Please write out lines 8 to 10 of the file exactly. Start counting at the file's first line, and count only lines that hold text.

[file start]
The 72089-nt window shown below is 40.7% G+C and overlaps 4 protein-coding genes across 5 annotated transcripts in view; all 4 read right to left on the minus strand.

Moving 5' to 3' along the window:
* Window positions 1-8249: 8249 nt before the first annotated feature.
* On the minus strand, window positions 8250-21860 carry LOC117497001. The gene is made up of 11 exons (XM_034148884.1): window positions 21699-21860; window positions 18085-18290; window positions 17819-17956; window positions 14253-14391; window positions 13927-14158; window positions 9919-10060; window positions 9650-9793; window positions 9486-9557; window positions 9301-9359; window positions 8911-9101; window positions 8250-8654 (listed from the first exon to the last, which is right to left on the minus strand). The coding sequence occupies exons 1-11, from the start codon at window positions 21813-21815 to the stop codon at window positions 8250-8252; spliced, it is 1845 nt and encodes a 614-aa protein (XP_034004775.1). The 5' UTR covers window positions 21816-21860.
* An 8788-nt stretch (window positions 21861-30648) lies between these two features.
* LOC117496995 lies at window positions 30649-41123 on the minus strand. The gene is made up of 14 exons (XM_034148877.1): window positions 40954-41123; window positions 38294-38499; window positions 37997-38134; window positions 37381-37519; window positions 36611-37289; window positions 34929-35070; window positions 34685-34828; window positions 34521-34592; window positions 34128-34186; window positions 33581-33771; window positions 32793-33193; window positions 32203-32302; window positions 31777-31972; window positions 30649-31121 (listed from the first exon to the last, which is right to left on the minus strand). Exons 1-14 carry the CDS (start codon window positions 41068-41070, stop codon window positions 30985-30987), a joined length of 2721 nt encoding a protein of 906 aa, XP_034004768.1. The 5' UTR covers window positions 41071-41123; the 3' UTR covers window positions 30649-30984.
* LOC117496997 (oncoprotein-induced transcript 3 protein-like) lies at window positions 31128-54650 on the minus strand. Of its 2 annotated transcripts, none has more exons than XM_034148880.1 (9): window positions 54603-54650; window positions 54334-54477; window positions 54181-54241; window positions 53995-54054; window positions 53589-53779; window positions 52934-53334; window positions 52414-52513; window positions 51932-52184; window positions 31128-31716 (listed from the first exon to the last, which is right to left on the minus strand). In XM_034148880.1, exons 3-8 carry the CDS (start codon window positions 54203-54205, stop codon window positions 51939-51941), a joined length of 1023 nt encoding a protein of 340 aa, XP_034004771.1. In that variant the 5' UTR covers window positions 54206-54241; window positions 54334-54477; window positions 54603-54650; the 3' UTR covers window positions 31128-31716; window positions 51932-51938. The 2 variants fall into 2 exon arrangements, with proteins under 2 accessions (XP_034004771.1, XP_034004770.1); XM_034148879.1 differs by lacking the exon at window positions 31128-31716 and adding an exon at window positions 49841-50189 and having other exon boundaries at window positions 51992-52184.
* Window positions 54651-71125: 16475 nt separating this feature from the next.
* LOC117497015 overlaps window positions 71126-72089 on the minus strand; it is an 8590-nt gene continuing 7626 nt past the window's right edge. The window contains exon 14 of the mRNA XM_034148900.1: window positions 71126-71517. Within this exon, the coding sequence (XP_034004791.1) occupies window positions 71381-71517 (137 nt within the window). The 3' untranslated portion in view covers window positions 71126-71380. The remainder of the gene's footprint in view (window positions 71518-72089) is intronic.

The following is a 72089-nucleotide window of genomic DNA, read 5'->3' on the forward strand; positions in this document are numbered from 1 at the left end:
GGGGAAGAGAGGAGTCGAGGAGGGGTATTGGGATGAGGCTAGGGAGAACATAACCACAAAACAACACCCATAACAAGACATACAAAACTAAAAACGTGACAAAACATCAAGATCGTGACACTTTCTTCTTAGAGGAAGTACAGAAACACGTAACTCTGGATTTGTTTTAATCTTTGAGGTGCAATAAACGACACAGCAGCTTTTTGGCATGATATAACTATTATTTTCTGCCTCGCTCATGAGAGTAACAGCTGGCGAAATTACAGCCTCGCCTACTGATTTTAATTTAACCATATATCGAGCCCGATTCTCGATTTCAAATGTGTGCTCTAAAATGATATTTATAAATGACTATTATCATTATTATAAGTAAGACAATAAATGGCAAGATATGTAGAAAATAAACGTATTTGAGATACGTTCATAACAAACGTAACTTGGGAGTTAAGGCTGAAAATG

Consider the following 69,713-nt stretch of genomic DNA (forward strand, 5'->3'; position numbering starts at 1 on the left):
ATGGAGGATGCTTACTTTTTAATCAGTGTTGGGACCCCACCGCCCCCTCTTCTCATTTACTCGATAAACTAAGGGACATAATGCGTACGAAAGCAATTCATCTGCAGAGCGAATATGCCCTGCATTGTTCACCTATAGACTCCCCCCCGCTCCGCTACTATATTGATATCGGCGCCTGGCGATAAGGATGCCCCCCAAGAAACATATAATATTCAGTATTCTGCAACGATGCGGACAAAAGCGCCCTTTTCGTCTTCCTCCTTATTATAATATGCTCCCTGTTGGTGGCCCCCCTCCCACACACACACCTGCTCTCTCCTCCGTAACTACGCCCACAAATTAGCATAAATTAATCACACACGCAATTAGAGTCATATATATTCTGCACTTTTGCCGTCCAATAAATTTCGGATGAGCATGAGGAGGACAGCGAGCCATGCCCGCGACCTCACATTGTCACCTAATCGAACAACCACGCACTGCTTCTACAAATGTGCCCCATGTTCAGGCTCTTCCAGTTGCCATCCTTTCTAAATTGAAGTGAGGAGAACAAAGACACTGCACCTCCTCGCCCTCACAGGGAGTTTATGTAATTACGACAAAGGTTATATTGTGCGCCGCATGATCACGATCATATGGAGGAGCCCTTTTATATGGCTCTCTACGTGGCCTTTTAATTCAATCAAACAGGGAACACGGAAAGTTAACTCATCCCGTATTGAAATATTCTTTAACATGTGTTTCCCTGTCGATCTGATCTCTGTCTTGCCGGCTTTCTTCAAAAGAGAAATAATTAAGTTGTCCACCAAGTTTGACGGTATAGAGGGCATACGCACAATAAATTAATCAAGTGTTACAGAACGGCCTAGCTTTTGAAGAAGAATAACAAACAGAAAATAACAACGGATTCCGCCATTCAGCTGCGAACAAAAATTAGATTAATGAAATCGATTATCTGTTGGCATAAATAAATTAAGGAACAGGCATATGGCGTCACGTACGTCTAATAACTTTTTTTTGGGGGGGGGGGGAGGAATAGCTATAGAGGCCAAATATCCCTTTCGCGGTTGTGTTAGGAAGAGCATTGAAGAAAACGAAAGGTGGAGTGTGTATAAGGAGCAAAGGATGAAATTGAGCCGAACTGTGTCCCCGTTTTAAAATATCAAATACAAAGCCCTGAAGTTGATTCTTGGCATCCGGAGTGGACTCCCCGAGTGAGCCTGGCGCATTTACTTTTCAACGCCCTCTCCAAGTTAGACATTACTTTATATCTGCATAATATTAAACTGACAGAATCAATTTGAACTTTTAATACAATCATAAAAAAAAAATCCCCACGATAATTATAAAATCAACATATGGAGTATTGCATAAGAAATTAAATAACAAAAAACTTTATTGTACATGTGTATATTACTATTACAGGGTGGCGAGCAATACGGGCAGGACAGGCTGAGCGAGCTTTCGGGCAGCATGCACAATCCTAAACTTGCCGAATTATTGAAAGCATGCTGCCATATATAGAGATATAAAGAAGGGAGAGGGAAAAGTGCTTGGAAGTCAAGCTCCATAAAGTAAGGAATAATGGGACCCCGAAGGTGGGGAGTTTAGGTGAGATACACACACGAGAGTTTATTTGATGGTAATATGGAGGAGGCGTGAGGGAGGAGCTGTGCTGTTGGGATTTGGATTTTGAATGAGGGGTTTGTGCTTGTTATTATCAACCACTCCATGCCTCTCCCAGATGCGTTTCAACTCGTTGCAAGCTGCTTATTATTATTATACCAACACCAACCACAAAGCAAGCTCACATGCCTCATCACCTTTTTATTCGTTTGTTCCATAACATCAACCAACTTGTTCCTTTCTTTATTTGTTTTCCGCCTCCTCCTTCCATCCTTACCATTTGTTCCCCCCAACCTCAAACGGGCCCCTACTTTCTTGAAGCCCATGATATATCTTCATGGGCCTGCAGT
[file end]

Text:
* Window positions 54651-71125: 16475 nt separating this feature from the next.
* LOC117497015 overlaps window positions 71126-72089 on the minus strand; it is an 8590-nt gene continuing 7626 nt past the window's right edge. The window contains exon 14 of the mRNA XM_034148900.1: window positions 71126-71517. Within this exon, the coding sequence (XP_034004791.1) occupies window positions 71381-71517 (137 nt within the window). The 3' untranslated portion in view covers window positions 71126-71380. The remainder of the gene's footprint in view (window positions 71518-72089) is intronic.

The following is a 72089-nucleotide window of genomic DNA, read 5'->3' on the forward strand; positions in this document are numbered from 1 at the left end: